A few plants produce resins with different compositions, most notably Jeffrey Pine and Gray Pine, the volatile components of which are largely pure n-heptane with little or no terpenes. The exceptional purity of the n-heptane distilled from Jeffrey Pine resin, unmixed with other isomers of heptane, led to its being used as the defining zero point on the octane rating scale of petrol quality. Because heptane is highly flammable, distillation of resins containing it is very dangerous. Some resin distilleries in California exploded because they mistook Jeffrey Pine for the similar but terpene-producing Ponderosa Pine. At the time the two pines were considered to be the same species of pine; they were only classified as separate species in 1853.

Some resins when soft are known as 'oleo-resins', and when containing benzoic acid or cinnamic acid they are called balsams. Other resinous products in their natural condition are a mix with gum or mucilaginous substances and known as gum resins. Many compound resins have distinct and characteristic odors, from their admixture with essential oils.

Certain resins are obtained in a fossilized condition, amber being the most notable instance of this class; African copal and the kauri gum of New Zealand are also procured in a semi-fossil condition.

Derivatives

Solidified resin from which the volatile terpene components have been removed by distillation is known as rosin. Typical rosin is a transparent or translucent mass, with a vitreous fracture and a faintly yellow or brown colour, non-odorous or having only a slight turpentine odour and taste.

It is insoluble in water, mostly soluble in alcohol, essential oils, ether and hot fatty oils, and softens and melts under the influence of heat, is not capable of sublimation, and burns with a bright but smoky flame.

This comprises a complex mixture of different substances including organic acids named the resin acids. These are closely related to the terpenes, and derive from them through partial oxidation. Resin acids can be dissolved in alkalis to form resin soaps, from which the purified resin acids are regenerated by treatment with acids. Examples of resin acids are abietic acid (sylvic acid), C20H30O2, plicatic acid contained in cedar, and pimaric acid, C20H35O2, a constituent of gallipot resin. Abietic acid can also be extracted from rosin by means of hot alcohol; it crystallizes in leaflets, and on oxidation yields trimellitic acid, isophthalic acid and terebic acid. Pimaric acid closely resembles abietic acid into which it passes when distilled in a vacuum; it has been supposed to consist of three isomers.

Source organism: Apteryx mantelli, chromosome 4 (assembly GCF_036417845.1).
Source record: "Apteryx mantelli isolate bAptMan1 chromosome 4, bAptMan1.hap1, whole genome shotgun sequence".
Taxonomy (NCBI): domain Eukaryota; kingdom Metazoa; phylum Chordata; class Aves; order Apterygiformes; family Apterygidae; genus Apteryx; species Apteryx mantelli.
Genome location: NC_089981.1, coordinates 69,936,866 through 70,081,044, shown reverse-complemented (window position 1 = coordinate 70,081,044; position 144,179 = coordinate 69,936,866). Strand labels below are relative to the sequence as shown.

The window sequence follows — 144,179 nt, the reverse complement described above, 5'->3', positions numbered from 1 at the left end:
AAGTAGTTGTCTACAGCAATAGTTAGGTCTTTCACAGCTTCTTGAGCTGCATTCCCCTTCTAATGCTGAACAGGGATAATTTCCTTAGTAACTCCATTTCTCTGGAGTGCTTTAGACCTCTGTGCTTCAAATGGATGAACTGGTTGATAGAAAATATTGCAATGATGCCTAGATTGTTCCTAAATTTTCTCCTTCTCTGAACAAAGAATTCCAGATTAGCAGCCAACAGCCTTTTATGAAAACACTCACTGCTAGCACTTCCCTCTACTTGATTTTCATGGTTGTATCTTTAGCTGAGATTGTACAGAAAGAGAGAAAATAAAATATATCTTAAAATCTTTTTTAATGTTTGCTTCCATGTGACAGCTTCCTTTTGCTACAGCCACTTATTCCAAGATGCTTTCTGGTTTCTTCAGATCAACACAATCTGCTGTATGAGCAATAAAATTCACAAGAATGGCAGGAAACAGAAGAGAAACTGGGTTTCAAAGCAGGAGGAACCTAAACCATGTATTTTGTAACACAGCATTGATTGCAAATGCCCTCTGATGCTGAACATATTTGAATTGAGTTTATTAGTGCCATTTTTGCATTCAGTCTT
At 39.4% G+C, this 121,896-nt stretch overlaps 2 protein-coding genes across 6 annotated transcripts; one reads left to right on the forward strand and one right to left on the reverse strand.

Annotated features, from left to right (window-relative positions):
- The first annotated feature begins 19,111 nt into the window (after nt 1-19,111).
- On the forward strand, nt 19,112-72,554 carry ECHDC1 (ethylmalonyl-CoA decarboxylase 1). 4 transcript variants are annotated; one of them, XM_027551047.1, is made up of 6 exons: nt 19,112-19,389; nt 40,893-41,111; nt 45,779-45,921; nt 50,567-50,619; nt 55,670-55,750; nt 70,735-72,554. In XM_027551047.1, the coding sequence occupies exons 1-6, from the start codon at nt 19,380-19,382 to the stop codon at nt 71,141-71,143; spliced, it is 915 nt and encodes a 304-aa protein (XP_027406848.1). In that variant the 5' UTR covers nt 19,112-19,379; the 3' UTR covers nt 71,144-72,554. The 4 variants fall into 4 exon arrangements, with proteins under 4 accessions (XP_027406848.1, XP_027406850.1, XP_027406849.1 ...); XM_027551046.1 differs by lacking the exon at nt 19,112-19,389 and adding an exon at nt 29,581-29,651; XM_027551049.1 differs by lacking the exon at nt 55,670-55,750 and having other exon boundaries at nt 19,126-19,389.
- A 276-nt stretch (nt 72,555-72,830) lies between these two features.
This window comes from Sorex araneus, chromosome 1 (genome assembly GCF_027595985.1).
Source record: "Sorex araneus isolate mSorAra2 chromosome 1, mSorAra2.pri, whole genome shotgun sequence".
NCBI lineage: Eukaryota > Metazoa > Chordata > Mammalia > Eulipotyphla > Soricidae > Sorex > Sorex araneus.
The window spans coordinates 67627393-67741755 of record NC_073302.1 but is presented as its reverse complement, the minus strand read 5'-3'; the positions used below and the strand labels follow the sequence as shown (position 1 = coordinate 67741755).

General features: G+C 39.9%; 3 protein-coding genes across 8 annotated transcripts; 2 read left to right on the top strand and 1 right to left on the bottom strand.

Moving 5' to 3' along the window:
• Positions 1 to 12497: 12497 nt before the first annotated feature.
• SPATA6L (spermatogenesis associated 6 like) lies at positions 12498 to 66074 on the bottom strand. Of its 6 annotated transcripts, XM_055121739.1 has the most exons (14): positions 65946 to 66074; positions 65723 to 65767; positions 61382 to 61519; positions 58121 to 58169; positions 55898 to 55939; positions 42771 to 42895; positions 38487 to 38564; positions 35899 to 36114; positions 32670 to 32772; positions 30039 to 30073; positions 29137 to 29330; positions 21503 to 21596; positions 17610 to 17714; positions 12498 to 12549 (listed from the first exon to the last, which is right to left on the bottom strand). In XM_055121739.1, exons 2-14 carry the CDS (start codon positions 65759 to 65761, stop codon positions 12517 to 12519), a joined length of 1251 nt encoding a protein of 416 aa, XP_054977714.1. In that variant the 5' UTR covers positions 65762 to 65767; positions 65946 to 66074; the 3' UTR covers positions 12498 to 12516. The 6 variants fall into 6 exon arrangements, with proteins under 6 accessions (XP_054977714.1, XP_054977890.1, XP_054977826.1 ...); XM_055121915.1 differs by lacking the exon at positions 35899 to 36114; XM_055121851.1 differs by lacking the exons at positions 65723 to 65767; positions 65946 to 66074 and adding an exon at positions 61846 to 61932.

Synthetic resins

Synthetic resins are materials with similar properties to natural resins—viscous liquids capable of hardening. They are typically manufactured by esterification or soaping of organic compounds. The classic variety is epoxy resin, manufactured through polymerization-polyaddition or polycondensation reactions, used as a thermoset polymer for adhesives and composites. Epoxy resin is two times stronger than concrete, seamless and waterproof. As such it has been mainly in use for industrial flooring purposes since the 1960s. Since 2000, however, epoxy and polyurethane are used in interiors as well, mainly in Western Europe.

One more category, which constitutes 75% of resins used, is unsaturated polyester resin. Ion exchange resin is another important class with application in water purification and catalysis of organic reactions. See also AT-10 Resin, melamine resin. Another synthetic polymer is also sometimes called by the same suffix, acetal resin. By contrast with the other synthetics, however, it has a simple chain structure with the repeat unit of form -[CH2O]-.

Uses

The hard transparent resins, such as the copals, dammars, mastic and sandarac, are principally used for varnishes and cement, while the softer odoriferous oleo-resins (frankincense, elemi, turpentine, copaiba) and gum resins containing essential oils (ammoniacum, asafoetida, gamboge, myrrh, and scammony) are more largely used for therapeutic purposes and incense.

Resin in the form of rosin is used for the upkeep of bows for stringed instruments (i.e. violin, viola, cello, double bass), because of its quality for adding friction to the hair. Ballet dancers may apply crushed rosin to their shoes to increase grip on a slippery floor.

Resin has also been used as a medium for sculpture by artists such as Eva Hesse, and in other types of artwork.

Also, resin is used in some skateboard decks. It makes the skateboard more durable, making it less likely to get pressure cracks, chippings, or break in half.

Conservators use resins to consolidate fragile items such as bone found on archaeological sites. The resin acts to bind the fragile material inside its molecular structure. In Pompeii, resin is now used instead of plaster to recreate the bodies of Mount Vesuvius' victims, because it is more durable.

See also